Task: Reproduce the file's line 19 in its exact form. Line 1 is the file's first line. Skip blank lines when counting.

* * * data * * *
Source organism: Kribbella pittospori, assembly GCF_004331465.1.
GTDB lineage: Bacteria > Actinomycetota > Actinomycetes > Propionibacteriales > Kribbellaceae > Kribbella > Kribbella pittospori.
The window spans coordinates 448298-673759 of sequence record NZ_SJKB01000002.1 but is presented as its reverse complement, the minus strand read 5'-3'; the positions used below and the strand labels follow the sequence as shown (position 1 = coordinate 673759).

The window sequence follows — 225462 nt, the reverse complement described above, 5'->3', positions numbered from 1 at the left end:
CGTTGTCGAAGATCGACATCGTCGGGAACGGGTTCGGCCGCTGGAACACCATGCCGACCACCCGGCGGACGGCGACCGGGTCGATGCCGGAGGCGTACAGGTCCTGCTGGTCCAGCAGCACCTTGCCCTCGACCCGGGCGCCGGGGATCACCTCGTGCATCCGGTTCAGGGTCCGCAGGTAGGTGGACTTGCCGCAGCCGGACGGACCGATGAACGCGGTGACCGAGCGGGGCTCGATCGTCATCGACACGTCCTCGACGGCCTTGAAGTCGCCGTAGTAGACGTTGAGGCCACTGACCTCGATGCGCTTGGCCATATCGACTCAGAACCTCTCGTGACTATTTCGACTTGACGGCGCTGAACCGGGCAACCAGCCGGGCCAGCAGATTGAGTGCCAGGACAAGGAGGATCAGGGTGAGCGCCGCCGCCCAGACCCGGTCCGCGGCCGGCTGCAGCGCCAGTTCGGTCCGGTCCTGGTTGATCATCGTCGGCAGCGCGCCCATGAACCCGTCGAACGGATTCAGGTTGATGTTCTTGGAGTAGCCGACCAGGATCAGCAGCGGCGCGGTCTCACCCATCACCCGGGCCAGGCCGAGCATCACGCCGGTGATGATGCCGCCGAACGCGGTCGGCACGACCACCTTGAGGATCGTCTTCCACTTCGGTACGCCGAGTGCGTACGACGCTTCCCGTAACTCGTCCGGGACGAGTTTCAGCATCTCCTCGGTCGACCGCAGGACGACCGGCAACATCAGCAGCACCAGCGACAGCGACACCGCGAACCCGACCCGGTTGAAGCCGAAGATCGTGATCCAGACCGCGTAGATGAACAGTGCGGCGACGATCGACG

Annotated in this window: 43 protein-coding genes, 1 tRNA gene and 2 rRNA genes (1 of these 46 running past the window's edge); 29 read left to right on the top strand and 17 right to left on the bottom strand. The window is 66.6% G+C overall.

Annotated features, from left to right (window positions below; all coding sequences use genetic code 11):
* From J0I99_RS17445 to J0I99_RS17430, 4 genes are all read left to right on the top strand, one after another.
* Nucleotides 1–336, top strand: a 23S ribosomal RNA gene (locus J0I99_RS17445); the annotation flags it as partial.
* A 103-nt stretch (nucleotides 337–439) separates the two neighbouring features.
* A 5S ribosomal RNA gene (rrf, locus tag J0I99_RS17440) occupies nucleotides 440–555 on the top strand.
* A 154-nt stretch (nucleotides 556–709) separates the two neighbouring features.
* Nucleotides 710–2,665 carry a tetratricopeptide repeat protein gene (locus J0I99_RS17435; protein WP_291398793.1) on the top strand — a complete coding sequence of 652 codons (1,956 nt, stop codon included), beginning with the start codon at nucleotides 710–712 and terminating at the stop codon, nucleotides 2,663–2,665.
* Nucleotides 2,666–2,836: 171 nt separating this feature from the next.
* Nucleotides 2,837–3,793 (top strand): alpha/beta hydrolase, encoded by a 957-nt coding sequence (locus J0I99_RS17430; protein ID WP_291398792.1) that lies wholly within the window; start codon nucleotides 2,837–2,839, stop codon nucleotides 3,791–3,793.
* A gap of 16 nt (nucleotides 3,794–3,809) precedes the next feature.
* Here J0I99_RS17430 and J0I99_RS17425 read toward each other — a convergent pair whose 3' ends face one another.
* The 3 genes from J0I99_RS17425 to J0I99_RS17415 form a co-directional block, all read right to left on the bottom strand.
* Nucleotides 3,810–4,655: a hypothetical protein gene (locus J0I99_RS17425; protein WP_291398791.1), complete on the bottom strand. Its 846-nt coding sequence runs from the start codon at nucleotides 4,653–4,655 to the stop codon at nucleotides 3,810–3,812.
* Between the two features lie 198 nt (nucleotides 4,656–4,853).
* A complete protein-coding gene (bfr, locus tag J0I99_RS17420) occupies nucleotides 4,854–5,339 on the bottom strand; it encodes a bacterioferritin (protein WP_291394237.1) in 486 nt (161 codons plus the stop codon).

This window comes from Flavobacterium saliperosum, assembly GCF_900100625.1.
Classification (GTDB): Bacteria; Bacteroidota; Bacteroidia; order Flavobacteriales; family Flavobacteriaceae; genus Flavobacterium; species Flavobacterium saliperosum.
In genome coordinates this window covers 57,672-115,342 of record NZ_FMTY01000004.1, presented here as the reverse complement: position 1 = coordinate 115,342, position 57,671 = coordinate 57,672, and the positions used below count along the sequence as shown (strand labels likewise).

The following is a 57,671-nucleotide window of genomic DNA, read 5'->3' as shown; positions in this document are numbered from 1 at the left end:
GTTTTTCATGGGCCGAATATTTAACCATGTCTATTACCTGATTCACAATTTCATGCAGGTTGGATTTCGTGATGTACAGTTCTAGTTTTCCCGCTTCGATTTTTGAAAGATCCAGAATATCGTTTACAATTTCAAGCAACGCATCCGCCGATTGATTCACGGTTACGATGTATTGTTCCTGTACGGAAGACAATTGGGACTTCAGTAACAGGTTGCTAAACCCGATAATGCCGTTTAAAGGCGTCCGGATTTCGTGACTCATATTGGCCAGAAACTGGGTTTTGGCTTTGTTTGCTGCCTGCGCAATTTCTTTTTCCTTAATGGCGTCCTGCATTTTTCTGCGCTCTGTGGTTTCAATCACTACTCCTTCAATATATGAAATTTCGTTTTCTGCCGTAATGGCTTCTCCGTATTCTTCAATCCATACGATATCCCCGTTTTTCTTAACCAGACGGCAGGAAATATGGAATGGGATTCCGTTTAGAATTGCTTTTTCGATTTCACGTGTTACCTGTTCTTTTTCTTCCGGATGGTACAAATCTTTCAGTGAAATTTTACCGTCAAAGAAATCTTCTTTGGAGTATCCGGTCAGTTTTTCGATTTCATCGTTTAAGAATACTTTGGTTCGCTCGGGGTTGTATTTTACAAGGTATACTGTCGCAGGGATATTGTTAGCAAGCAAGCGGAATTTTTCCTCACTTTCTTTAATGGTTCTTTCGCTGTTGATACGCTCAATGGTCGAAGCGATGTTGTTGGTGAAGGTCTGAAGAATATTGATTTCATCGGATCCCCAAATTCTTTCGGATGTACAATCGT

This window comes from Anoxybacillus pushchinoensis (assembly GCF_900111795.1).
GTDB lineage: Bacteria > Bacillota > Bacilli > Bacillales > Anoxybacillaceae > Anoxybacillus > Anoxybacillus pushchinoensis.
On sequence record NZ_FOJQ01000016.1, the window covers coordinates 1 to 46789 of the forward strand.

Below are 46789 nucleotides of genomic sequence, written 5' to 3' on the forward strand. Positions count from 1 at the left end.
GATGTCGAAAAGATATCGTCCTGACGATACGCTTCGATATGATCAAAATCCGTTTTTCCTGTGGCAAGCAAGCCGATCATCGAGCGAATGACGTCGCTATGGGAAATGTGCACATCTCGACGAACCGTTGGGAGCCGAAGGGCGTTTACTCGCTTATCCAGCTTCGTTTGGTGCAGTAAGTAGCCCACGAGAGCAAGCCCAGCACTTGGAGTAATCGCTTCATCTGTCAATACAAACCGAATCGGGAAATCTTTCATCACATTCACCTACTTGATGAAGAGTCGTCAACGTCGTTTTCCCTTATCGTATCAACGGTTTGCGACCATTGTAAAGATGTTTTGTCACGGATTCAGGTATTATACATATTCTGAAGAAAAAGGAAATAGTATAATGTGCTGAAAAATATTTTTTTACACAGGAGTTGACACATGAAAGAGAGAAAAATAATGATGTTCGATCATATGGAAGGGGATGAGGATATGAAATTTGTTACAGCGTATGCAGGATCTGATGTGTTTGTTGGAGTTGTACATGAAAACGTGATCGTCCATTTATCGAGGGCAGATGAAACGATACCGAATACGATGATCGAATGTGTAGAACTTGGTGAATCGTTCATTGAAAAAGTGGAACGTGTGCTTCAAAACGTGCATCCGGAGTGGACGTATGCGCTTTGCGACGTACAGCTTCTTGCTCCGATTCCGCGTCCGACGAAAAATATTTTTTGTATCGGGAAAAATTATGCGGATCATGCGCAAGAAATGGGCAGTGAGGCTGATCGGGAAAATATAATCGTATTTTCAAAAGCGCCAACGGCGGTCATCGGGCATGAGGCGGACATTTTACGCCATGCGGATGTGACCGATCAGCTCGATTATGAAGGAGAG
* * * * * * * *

* Nucleotides 3,810–4,655: a hypothetical protein gene (locus J0I99_RS17425; protein WP_291398791.1), complete on the bottom strand. Its 846-nt coding sequence runs from the start codon at nucleotides 4,653–4,655 to the stop codon at nucleotides 3,810–3,812.